ASE calls for industry support to maintain accreditation standards in automotive programs

In a letter to the industry, ASE President and CEO Dave Johnson says accreditation ensures that students are equipped with the essential skills sought by employers, enhancing their employability and safety in the workplace.

The National Institute for Automotive Service Excellence (ASE) is urging industry professionals to support the maintenance of accreditation standards in automotive service technology programs.

In a letter to the industry, ASE President and CEO Dave Johnson says accreditation ensures that students are equipped with the essential skills sought by employers, enhancing their employability and safety in the workplace.

ASE, as an independent third party, is dedicated to upholding high standards in automotive service and repair through rigorous assessment, certification and credentialing of current and future professionals. The organization conducts thorough reviews of automotive service technology programs, accrediting those that meet the industry’s instructional standards.

“Accreditation of automotive programs ensures that students are taught the important skills that employers are looking for when hiring entry-level automotive service professionals,” Johnson says. “A lack of accreditation puts to question the employability of students, may jeopardize their safety in shop bays, and does not guarantee that the tasks they learn align with local employers’ needs or incorporates use of the types of tools and equipment used in local employers’ businesses.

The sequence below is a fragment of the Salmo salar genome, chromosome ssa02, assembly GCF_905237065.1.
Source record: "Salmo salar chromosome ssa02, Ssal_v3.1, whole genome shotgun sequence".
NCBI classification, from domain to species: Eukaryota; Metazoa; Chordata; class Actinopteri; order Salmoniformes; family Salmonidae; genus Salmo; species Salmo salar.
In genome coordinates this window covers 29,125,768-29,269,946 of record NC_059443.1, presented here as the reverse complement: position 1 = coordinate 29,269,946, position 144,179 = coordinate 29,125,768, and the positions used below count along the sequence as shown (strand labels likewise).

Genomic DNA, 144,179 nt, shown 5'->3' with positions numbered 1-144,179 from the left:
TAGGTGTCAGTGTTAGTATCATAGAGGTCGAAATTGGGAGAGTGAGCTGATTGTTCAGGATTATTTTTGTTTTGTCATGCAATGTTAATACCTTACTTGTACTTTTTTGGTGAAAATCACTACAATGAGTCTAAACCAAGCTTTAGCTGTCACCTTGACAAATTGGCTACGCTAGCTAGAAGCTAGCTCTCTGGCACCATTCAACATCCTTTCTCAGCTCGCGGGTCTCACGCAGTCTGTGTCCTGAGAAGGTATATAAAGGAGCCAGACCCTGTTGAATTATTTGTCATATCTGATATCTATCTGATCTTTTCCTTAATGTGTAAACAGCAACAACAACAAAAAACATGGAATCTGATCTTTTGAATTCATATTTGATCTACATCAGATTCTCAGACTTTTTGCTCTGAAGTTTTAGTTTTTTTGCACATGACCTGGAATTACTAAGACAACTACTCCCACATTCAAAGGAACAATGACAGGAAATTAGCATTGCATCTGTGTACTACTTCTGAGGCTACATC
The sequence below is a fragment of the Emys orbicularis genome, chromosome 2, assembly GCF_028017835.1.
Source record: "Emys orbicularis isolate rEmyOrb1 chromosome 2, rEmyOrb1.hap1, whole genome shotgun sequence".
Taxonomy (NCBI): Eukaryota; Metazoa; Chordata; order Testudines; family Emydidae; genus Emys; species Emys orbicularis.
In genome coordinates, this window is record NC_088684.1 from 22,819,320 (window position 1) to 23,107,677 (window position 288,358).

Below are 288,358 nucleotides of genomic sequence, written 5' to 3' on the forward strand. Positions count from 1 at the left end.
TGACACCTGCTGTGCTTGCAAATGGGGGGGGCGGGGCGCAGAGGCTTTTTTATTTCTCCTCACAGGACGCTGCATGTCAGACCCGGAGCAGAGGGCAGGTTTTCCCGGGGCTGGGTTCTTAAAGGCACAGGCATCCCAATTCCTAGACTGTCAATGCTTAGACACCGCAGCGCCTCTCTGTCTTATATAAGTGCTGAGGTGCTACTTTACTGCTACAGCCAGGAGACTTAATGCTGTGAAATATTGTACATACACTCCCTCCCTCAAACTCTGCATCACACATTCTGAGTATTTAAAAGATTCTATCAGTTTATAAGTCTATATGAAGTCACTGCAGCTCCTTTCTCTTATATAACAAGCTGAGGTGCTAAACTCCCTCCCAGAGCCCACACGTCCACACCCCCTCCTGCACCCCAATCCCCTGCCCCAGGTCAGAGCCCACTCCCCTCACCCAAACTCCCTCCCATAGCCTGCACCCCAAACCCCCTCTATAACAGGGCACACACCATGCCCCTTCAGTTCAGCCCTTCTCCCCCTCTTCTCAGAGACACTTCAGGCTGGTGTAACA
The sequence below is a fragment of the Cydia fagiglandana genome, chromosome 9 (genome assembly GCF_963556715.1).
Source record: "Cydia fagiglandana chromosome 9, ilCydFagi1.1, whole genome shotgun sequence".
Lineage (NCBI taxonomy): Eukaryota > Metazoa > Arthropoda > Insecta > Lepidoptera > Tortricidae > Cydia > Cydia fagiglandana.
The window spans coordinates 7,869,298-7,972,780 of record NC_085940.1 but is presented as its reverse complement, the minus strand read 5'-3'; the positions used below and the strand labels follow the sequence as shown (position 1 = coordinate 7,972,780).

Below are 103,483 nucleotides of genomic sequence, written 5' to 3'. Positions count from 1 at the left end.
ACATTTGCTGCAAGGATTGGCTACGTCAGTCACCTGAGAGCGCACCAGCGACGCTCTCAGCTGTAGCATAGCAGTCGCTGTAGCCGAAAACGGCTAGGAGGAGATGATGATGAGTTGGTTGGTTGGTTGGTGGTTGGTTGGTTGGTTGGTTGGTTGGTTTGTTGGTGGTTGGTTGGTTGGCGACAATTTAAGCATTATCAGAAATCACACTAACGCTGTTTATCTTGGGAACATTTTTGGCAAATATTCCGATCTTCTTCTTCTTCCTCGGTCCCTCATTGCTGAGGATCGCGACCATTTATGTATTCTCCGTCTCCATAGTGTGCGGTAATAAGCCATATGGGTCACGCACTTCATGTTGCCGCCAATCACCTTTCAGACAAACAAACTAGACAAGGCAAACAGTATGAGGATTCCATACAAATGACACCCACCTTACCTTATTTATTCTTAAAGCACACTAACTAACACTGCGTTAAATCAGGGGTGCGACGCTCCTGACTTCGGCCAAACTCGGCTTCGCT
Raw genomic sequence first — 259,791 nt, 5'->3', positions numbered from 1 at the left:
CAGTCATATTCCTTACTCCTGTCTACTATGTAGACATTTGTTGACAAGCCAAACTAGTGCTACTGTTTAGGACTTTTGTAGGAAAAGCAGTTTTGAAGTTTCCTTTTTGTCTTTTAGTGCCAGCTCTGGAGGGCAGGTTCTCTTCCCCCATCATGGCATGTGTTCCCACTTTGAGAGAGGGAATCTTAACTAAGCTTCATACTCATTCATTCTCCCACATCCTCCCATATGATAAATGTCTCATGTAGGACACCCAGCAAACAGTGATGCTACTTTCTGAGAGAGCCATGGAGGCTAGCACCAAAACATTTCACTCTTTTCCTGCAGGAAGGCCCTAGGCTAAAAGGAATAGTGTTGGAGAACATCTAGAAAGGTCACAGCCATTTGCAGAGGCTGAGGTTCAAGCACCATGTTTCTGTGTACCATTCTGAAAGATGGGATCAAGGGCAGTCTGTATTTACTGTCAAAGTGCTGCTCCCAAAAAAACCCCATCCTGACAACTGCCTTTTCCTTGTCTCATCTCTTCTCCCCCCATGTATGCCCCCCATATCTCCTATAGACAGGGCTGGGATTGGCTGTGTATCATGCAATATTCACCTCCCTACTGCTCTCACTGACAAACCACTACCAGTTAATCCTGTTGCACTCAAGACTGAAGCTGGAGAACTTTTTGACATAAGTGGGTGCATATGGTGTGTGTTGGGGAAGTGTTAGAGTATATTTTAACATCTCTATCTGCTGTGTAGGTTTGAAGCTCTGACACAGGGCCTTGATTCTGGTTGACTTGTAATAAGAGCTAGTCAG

“Accredited programs have instructors that are current in their field, knowledgeable about the latest vehicle technologies and teach students employable skills in addition to important ‘soft’ skills of being a good employee, such as safe shop practices, being on time and in attendance, and working with coworkers and customers, all of which are emphasized in accredited programs,” Johnson continued. “The quality of ASE accredited automotive programs have always been considered some of the finest in the country and that is because of the stringent guidelines under which these programs have operated, and there is a long history of high school and college automotive students successfully graduating from these programs and being hired upon graduation.”

Johnson emphasized the collaborative nature of the ASE accreditation process, highlighting the importance of interaction between educators, industry experts, students and the community. He noted that strong advisory committees are crucial in bridging the gap between classroom learning and real-world application.

“Collaboration is at the core of the ASE accreditation process as we believe that successful programs are built on a healthy exchange between educators, experts, students and community,” he said. “A strong advisory committee helps support each program successfully bridge the gap between real world needs and classroom activities.”

The ASE Education Foundation works closely with career technical education (CTE) and transportation directors across states to ensure programs remain accredited. However, some states are reconsidering the necessity of accreditation, a move that Johnson believes undermines confidence in the training received by students entering the automotive workforce from unaccredited programs.

“Unfortunately, some states are reevaluating the need for accreditation,” Johnson warned. “We believe that the elimination of this requirement sends a message to employers and vehicle owners alike that they can no longer have confidence that students entering the automotive workforce from unaccredited programs will have received the training required to properly service and repair vehicles.”

ASE encourages industry professionals to identify and assist in accrediting programs within their communities. “We would like to encourage all industry members to get involved with the automotive, collision and truck automotive programs in their communities,” Johnson urged. “If you need help finding a program in your area or if you learn a program is not accredited, the ASE Education Foundation and ASE field managers can help.”


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